- The Washington Times - Friday, October 14, 2005

Washington-area residents rushed to file for bankruptcy yesterday before a new federal law setting stricter standards takes effect Monday.

Chuck Miller, who oversees the Alexandria Bankruptcy Court’s clerk’s office, called the recent turnout “phenomenal.”

“It’s amazing to see three clerks handling six or seven customers at a time when we normally have just one clerk out there handling maybe a handful of walk-ins on a given day,” said Mr. Miller, divisional manager for the Alexandria division court.

The new law, the most sweeping reform of the U.S. Bankruptcy Code in decades, sets new limits on personal bankruptcy filing and requires people to get professional credit counseling before they can file.

It also establishes a “means test,” which will allow courts to examine the finances of debtors to determine the most appropriate chapter of the bankruptcy code for their filing.

Only if their income for the previous six months falls under the state median would they be eligible to liquidate all their debts under Chapter 7.

The clerk’s office in Alexandria is receiving about 90 percent of its bankruptcy applications over the Internet, with the rest of applicants coming in at the last minute yesterday to file at the courthouse.

The public could file their claims at the courthouse until 4 p.m. yesterday, but lawyers can file bankruptcy claims online until 11:59 p.m. tomorrow .

Mr. Miller said in the last few weeks he has assigned every employee he can to the “staggering” number of bankruptcy cases that are being filed. Those cases reached a high Thursday, topping 336 cases in one day. About 975 cases have been filed this month, more than twice the 483 cases the clerk’s office received for the entire month of August.

“I normally have seven people handling these cases but now I have 14,” Mr. Miller said at his office yesterday morning, adding that some have been staying late to process the cases. Employees in cubicles next door were busily reviewing hundreds of cases pouring in from lawyers, who generally have filed them online.

John Brooks of District Heights was one of about 15 people lined up outside the Maryland Bankruptcy Court in Greenbelt yesterday morning.

“I knew when the president signed the new law … that it was going to be harder to take creditors off,” he said. “We knew it was the best time [to file], we just waited until the last minute.”

A Capital Heights woman who did not want her name used said she, too, rushed to get her paperwork to the court before the deadline.

“I was trying to decide if this was my last option. I don’t think this is going be available to me after Monday,” she said of her Chapter 7 filing, which eliminates filers’ debts.

A Silver Spring man whose wife filed for Chapter 7 yesterday said she wanted the help of an attorney to do her bankruptcy filing but had to do it herself.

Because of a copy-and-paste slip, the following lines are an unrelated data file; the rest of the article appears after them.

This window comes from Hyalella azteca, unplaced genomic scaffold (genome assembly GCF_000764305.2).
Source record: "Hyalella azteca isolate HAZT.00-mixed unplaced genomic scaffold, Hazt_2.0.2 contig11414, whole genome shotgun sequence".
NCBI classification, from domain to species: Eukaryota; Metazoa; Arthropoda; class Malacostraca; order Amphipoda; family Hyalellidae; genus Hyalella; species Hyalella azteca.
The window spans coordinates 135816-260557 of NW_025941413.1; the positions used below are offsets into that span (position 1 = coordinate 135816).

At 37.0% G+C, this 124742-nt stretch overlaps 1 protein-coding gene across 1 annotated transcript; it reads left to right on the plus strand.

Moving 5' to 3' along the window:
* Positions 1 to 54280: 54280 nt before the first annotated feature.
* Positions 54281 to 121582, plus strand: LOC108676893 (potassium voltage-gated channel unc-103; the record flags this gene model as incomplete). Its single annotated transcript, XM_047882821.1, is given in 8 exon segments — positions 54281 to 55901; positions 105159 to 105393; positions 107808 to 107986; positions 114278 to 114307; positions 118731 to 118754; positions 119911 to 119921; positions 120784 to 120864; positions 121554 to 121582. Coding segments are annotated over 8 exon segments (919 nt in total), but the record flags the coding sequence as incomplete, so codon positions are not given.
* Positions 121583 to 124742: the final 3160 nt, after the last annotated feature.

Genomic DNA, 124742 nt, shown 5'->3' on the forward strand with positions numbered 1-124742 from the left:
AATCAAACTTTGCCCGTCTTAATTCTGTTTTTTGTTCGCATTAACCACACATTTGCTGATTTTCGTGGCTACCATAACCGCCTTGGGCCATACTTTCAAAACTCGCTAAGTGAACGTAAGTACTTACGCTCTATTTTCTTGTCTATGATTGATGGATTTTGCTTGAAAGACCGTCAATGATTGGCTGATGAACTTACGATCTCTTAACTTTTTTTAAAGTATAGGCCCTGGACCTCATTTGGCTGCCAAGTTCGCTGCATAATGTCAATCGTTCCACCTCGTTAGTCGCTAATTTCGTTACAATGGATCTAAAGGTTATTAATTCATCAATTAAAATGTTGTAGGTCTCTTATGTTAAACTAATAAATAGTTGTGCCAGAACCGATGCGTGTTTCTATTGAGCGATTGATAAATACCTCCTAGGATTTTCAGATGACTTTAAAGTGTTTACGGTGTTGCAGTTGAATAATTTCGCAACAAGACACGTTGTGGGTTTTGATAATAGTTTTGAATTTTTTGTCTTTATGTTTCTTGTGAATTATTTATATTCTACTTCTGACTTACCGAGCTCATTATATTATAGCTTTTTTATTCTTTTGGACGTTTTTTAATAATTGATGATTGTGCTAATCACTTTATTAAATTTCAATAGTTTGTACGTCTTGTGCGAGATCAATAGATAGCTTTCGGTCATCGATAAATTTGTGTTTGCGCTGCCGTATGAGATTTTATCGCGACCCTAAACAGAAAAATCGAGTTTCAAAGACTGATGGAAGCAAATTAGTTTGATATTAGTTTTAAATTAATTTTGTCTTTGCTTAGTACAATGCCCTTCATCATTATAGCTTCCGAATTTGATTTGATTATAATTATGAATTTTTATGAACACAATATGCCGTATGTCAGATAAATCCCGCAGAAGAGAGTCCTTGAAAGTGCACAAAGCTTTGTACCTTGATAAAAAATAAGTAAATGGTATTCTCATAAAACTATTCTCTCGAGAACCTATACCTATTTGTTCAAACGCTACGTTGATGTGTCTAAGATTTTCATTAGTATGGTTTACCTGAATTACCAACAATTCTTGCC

“The attorneys weren’t taking anymore clients,” he said.

About 100,000 petitions were filed nationwide in the first three days this week, according to Burlingame, Calif., company Lundquist Consulting, which compiles bankruptcy statistics. The firm said 102,863 were filed last week, a record expected to fall.

“My best advice is, don’t stand near the courthouse,” said Kate Williams, spokeswoman for Money Management International, a nonprofit financial-counseling service. “You’re going to get run over with all those filers.”

Karen Redmond, spokeswoman from the Administrative Office of the U.S. Courts, said the agency has heard reports of recent spikes in filings, but would not comment further.

The Alexandria court’s computer system has been holding up during the deluge of filings in the past month, but Mr. Miller said he has workers on-call in case of problems this weekend.

The clerk’s office expects last-minute bankruptcy cases to keep them swamped Monday and Tuesday.

Representatives for the clerk’s offices at the U.S. Bankruptcy Court for the District of Columbia and Maryland did not return repeated calls for comment.

Bankruptcy attorneys have been busy completing the filings.

The Baltimore office of Grossbart, Portney & Rosenberg averages about 45 filings per month. In October, they probably will get about 150, said lawyer Robert Grossbart.

“It started increasing about a month ago and has gotten progressively worse,” he said.

As of yesterday, they were only accepting more clients “if my secretary wants to kill herself,” he joked.

The office will be working through the weekend to finish, he said.

Bankruptcy and tax attorney Edward Gonzalez is twice as busy as normal, putting in 60-hour weeks as the number of bankruptcy filers spiked.

Mr. Gonzalez has had to turn people away.

“The people calling [Thursday], I told them I can’t do it, I only have so much time,” he said.

Tom Ramstack contributed to this report.



Click to Read More

Click to Hide